I had the pleasure on Friday to spend time with the children in Primary 1-4 at Kilmartin as they wrote about their new 'Forces' topic in their Learning Stories jotters. While I observed and helped the children it struck me how complex the task of learning to write is with so many skills having to be brought together to produce ideas, carefully formed letters, correct spelling, sentences with capital letters and full stops and to ensure that it all makes sense.
It really is quite magical, especially for the Primary 1 children, as all of the hard work they have put in last term suddenly comes together in January and they can produce their own pieces of writing. They are quite rightly proud!
To then see the jump that children make in Primary 2 is quite amazing as they write several sentences with such confidence, working independently for the most part, just requiring help with a few spelling words here and there.
There are also so many pitfalls and barriers for the children to overcome. Some find it difficult to remember to leave enough space between their words, others lose their concentration and forget what they were going to write about, while others worry about being able to bring together all the skills needed and feel defeated before they even begin.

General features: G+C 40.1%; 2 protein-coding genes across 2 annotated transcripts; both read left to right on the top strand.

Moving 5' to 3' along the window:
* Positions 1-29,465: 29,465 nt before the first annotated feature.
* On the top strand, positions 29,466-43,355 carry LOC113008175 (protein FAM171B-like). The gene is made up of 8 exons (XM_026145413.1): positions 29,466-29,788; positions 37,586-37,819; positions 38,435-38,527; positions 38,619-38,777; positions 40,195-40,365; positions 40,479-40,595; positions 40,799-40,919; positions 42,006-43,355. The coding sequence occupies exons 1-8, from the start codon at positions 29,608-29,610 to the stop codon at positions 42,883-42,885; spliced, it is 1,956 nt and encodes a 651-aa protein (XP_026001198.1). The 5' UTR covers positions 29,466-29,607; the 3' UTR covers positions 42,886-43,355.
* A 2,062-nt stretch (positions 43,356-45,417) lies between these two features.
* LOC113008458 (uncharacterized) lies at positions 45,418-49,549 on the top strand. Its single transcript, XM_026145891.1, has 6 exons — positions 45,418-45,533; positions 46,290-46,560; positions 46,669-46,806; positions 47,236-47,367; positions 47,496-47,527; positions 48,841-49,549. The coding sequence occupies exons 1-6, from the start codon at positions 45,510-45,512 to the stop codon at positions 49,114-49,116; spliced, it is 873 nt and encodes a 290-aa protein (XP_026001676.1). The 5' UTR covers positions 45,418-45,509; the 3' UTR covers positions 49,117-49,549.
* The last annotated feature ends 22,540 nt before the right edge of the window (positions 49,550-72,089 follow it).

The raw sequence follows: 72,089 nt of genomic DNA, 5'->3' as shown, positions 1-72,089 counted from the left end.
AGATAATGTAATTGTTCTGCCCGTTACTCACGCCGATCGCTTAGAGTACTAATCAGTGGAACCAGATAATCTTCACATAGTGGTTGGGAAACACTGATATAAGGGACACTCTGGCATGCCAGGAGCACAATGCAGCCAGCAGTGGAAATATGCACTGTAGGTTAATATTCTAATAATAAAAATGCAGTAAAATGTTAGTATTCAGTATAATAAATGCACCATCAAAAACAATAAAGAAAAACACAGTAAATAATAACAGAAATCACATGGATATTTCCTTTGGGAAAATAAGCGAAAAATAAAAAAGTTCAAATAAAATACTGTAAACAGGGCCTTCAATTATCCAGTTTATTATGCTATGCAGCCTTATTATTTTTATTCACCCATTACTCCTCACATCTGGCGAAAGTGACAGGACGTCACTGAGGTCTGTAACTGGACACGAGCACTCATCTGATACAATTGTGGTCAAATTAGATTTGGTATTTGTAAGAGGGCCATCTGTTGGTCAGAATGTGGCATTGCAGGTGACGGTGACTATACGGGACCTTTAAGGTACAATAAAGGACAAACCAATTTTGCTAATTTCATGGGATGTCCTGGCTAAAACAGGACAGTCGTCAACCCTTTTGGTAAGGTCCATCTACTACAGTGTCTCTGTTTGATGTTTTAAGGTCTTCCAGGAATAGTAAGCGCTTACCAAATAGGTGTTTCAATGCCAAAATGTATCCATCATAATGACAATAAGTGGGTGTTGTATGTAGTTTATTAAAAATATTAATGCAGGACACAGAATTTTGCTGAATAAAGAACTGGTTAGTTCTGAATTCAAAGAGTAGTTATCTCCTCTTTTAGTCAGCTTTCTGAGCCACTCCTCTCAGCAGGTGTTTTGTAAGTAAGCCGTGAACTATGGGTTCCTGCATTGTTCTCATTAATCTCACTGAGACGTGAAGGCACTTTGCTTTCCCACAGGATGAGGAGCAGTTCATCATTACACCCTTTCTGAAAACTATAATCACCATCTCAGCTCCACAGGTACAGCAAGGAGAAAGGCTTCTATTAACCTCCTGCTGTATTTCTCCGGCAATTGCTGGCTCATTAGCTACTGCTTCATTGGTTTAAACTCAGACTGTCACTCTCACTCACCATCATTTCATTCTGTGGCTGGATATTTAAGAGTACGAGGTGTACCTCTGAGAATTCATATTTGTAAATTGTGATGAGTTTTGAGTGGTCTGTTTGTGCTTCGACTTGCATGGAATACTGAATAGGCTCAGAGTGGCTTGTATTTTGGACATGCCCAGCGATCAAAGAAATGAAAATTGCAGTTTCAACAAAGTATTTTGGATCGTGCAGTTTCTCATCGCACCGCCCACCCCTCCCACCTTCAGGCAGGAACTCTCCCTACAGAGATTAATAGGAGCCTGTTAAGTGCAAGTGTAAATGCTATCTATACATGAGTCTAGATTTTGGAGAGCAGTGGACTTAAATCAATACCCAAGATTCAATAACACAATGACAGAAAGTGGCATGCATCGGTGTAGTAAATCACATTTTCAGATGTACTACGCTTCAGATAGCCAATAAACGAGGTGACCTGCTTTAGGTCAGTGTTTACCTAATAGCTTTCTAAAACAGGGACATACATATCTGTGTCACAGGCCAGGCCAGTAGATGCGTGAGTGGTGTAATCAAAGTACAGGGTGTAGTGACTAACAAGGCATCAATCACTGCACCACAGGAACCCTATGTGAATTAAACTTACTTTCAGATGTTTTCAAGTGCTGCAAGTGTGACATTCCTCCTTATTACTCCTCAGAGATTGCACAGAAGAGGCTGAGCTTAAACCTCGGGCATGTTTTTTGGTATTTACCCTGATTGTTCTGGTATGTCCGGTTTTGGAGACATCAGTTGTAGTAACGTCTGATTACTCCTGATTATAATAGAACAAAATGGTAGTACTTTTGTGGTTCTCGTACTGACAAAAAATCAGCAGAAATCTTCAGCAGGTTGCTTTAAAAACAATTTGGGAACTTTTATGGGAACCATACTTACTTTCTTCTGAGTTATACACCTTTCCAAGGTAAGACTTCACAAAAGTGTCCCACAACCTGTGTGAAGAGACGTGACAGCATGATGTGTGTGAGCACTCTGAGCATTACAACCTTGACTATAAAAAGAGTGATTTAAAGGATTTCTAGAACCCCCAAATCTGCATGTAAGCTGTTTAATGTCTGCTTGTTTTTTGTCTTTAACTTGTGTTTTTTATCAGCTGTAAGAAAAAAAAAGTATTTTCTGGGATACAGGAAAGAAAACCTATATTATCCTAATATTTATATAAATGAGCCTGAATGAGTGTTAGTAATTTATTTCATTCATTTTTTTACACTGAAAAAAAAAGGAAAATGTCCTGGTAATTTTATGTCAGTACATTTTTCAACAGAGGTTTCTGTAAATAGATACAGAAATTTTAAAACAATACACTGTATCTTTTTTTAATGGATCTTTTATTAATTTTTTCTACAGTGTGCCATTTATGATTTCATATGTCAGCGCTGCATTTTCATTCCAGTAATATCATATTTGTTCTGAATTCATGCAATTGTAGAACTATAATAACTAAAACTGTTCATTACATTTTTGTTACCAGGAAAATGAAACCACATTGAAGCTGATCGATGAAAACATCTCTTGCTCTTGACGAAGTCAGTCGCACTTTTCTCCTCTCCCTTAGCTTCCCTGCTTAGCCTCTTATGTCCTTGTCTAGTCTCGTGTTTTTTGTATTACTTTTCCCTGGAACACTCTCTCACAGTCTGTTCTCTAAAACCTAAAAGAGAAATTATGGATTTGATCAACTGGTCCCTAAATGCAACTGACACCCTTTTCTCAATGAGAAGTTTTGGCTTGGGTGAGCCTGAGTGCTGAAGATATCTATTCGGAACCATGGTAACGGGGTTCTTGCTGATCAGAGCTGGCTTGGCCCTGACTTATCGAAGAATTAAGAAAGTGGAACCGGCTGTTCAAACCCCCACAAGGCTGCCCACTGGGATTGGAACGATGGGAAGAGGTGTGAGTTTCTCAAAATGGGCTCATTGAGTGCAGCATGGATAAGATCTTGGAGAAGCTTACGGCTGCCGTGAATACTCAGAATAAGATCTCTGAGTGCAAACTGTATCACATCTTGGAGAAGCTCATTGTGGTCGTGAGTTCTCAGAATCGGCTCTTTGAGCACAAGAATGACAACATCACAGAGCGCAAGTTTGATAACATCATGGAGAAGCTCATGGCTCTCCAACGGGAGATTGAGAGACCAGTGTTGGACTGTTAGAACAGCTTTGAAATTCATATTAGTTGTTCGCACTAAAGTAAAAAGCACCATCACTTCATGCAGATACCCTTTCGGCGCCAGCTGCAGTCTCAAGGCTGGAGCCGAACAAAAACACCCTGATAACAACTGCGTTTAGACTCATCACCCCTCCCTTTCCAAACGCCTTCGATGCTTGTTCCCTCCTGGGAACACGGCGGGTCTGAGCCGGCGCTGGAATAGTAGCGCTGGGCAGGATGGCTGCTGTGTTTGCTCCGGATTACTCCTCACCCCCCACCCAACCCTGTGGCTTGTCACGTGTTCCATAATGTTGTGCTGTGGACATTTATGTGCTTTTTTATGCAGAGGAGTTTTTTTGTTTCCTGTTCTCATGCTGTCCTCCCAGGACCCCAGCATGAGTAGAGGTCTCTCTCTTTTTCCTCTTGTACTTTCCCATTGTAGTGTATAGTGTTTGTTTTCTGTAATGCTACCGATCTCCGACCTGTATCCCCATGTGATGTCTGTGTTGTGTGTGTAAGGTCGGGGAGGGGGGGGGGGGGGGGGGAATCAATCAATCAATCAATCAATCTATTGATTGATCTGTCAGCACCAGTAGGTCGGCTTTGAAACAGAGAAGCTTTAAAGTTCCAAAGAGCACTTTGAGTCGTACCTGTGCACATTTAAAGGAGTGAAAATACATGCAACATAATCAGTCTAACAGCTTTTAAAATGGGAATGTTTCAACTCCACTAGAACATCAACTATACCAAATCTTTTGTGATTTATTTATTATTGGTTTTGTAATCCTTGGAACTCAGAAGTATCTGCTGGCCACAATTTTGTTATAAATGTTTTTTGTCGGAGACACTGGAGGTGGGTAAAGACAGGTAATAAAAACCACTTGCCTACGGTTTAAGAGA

This is where the teacher's role is vital, encouraging, reassuring and providing helpful strategies that will ensure that by the end of the writing lesson everybody has a piece of writing that they are pleased with.
It was also lovely in Achahoish on Thursday at the open afternoon, to see all of the same skills on display, showing the huge amount of effort everybody, children and staff, are giving to the complicated business of writing.
There is no doubt that the more children practise writing, the easier it will become to bring together all the skills they need, but we should never forget how complex the task is that we are expecting them to perform.
How Can Parents Help At Home With Writing?
1. Provide lots of different pens, pencils and crayons
2. Make abvailable lots of different types of paper, post-it notes, postcards, notebooks, whiteboard etc
3. Provide opportunities to write through play - write a menu, play at 'post office,' write party invitations, write thank you cards, write to a relative, make up stories etc
4. Provide a place to write - kitchen table, bedroom desk...even on the floor!
5. Let your child see you writing and talk about why writing is important.
6. Write with your child at your computer/tablet
7. Look for apps that make spelling fun such as http://www.todaysparent.com/kids/technology/best-spelling-apps-for-kids/